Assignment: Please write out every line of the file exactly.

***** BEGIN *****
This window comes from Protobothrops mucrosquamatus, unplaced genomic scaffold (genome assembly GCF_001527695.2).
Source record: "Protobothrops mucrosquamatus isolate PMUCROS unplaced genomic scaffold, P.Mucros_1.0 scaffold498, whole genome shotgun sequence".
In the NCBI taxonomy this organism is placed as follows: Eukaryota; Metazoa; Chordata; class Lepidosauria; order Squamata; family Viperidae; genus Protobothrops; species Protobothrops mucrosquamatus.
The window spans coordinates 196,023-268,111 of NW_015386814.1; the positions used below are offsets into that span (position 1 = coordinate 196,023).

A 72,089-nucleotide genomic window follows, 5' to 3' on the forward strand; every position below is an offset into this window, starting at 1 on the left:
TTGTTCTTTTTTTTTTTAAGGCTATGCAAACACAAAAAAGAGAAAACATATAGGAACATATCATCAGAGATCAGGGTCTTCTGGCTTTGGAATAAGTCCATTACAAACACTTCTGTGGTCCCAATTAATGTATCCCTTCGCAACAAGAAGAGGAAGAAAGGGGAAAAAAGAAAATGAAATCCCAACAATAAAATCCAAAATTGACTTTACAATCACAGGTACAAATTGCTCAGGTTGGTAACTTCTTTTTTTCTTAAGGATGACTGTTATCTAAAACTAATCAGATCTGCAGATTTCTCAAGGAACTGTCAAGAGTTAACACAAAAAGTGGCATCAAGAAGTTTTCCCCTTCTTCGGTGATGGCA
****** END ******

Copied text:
This window comes from Protobothrops mucrosquamatus, unplaced genomic scaffold (genome assembly GCF_001527695.2).
Source record: "Protobothrops mucrosquamatus isolate PMUCROS unplaced genomic scaffold, P.Mucros_1.0 scaffold498, whole genome shotgun sequence".
In the NCBI taxonomy this organism is placed as follows: Eukaryota; Metazoa; Chordata; class Lepidosauria; order Squamata; family Viperidae; genus Protobothrops; species Protobothrops mucrosquamatus.
The window spans coordinates 196,023-268,111 of NW_015386814.1; the positions used below are offsets into that span (position 1 = coordinate 196,023).

A 72,089-nucleotide genomic window follows, 5' to 3' on the forward strand; every position below is an offset into this window, starting at 1 on the left:
TTGTTCTTTTTTTTTTTAAGGCTATGCAAACACAAAAAAGAGAAAACATATAGGAACATATCATCAGAGATCAGGGTCTTCTGGCTTTGGAATAAGTCCATTACAAACACTTCTGTGGTCCCAATTAATGTATCCCTTCGCAACAAGAAGAGGAAGAAAGGGGAAAAAAGAAAATGAAATCCCAACAATAAAATCCAAAATTGACTTTACAATCACAGGTACAAATTGCTCAGGTTGGTAACTTCTTTTTTTCTTAAGGATGACTGTTATCTAAAACTAATCAGATCTGCAGATTTCTCAAGGAACTGTCAAGAGTTAACACAAAAAGTGGCATCAAGAAGTTTTCCCCTTCTTCGGTGATGGCA